—scholarless, adj. /skol"euhr/, n. 1. a learned or erudite person, esp. one who has profound knowledge of a particular subject. 2. a student; pupil. 3. a student who has been ...
/skol"ahrk/, n. 1. the head of a school. 2. the head of a school of philosophy in ancient Athens. [1860-65; < Gk scholárches. See SCHOOL1, -ARCH] * * *
See scholarly. * * *
—scholarliness, n. /skol"euhr lee/, adj. 1. of, like, or befitting a scholar: scholarly habits. 2. having the qualities of a scholar: a scholarly person. 3. concerned with ...
/skol"euhr ship'/, n. 1. learning; knowledge acquired by study; the academic attainments of a scholar. 2. a sum of money or other aid granted to a student, because of merit, ...
➡ Ivy League * * *
—scholastically, adv. /skeuh las"tik/, adj. Also, scholastical. 1. of or pertaining to schools, scholars, or education: scholastic attainments. 2. of or pertaining to secondary ...
Scholastic Assessment Tests
Trademark. a college-admissions-test program sponsored by the College Entrance Examination Board and consisting of the SAT I and SAT II. See SAT. * * *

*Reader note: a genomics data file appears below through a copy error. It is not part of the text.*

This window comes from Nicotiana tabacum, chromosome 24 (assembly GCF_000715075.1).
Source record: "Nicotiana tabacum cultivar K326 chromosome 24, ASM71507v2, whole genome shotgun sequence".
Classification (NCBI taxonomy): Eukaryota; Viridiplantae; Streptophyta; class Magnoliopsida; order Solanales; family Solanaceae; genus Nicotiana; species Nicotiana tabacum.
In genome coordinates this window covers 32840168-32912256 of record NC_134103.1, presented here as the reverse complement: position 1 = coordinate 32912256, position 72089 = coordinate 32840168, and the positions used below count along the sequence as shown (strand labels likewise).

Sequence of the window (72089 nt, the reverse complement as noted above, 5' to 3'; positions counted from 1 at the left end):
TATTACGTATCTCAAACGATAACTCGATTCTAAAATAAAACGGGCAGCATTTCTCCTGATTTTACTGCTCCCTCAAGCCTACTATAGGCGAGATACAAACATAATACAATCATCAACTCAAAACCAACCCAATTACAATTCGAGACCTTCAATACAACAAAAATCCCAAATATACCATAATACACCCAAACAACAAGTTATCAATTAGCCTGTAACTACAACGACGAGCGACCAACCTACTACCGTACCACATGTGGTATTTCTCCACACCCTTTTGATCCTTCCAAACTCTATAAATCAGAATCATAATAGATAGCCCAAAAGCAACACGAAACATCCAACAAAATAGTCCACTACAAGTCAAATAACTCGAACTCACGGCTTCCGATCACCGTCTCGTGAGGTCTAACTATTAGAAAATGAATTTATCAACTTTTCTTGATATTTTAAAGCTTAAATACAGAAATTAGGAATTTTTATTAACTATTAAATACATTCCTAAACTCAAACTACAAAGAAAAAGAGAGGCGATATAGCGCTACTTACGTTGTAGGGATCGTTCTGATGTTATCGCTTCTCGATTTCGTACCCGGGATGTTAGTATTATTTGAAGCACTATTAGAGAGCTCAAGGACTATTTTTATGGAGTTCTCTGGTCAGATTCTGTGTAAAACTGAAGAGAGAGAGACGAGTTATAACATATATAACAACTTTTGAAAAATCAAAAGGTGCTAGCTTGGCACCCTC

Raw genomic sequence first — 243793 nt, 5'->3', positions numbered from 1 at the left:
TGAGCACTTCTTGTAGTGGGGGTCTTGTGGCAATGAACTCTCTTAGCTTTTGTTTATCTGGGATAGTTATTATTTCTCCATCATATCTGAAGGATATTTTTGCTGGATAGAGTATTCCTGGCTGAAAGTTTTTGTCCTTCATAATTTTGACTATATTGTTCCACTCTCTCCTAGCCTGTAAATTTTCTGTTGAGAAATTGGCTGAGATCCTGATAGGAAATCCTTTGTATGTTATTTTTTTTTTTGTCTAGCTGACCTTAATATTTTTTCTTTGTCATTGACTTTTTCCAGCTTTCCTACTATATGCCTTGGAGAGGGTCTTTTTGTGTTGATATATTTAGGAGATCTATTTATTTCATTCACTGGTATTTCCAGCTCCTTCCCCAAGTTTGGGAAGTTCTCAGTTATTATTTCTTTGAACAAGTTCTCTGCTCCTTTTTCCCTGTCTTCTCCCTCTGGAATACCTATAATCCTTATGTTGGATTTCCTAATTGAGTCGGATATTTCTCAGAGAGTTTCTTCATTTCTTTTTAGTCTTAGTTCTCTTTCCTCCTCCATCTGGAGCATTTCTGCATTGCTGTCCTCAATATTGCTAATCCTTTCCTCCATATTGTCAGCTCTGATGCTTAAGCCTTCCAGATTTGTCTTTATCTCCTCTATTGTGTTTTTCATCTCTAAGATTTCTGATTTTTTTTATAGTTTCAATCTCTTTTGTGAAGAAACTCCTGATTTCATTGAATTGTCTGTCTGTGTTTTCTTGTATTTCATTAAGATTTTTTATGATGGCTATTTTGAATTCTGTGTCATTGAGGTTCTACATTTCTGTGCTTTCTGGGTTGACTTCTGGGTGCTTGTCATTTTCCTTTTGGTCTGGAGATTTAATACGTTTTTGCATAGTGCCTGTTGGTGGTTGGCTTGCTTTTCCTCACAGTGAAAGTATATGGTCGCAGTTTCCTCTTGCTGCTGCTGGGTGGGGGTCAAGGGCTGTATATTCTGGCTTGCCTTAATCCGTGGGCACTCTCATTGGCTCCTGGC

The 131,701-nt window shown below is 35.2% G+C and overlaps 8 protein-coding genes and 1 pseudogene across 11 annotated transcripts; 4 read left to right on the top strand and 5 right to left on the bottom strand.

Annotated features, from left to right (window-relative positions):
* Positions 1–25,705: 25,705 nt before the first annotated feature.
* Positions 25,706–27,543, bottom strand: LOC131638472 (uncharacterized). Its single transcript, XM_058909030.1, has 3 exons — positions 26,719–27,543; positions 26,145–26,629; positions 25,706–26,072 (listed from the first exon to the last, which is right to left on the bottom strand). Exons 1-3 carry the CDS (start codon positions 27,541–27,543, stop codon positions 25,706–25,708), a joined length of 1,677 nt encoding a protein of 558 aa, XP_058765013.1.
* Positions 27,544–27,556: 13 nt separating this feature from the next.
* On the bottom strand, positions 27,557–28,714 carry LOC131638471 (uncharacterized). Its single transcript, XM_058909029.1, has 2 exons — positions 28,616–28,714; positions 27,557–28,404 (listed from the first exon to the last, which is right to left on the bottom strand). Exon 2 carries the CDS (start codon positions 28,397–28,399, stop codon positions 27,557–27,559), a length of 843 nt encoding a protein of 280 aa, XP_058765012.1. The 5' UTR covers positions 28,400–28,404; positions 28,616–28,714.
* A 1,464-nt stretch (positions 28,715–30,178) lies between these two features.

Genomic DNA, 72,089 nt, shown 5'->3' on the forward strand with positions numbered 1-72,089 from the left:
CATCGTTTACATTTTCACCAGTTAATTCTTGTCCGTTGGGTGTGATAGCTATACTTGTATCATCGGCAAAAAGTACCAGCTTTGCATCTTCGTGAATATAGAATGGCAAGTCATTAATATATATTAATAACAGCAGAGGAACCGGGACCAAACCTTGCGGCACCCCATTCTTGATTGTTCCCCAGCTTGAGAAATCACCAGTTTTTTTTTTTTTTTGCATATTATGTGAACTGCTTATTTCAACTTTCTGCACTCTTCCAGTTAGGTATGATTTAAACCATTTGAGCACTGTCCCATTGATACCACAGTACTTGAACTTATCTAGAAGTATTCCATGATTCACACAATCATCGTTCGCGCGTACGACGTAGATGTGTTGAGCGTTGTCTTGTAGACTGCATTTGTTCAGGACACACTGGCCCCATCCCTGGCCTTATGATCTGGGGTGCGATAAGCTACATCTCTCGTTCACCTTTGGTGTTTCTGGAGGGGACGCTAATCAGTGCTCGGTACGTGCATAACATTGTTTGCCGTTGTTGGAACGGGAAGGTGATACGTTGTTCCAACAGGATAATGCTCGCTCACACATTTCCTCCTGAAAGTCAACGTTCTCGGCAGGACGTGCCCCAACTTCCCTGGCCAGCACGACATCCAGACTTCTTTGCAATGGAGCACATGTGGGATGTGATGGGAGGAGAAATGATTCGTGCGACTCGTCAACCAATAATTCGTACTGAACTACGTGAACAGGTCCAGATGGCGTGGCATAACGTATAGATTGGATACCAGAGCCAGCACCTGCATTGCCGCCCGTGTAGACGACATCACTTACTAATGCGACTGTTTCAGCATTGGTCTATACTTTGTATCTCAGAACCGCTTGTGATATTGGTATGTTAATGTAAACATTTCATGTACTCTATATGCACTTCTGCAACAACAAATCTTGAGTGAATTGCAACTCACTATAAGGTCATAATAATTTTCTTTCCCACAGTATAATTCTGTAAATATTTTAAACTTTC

See scholastic. * * *
/skeuh las"ti kayt', -kit/, n. Rom. Cath. Ch. 1. a course of study for seminarians, taken prior to their theological studies. 2. a school for this course of study. [1870-75; < NL ...
/skeuh las"teuh siz'euhm/, n. 1. (sometimes cap.) the system of theological and philosophical teaching predominant in the Middle Ages, based chiefly upon the authority of the ...
Scholes, Myron S.
▪ Canadian-American economist in full  Myron Samuel Scholes  born January 7, 1941, Timmins, Ontario, Canada       Canadian-born American economist best known for his ...
—scholiastic, adj. /skoh"lee ast'/, n. 1. an ancient commentator on the classics. 2. a person who writes scholia. [1575-85; < Gk scholiastés. See SCHOLIUM, -IST] * * *
/skoh"lee euhm/, n., pl. scholia /-lee euh/. 1. Often, scholia. a. an explanatory note or comment. b. an ancient annotation upon a passage in a Greek or Latin text. 2. a note ...
Scholl, William Howard
▪ 2003       British businessman and shoe designer (b. Sept. 24, 1920, London, Eng.—d. March 15, 2002, Douglas, Isle of Man), developed an orthopedic wooden sandal in ...
Schollander, Don
▪ American athlete byname of  Donald Arthur Schollander   born April 30, 1946, Charlotte, North Carolina, U.S.    American athlete who was the first swimmer to win four ...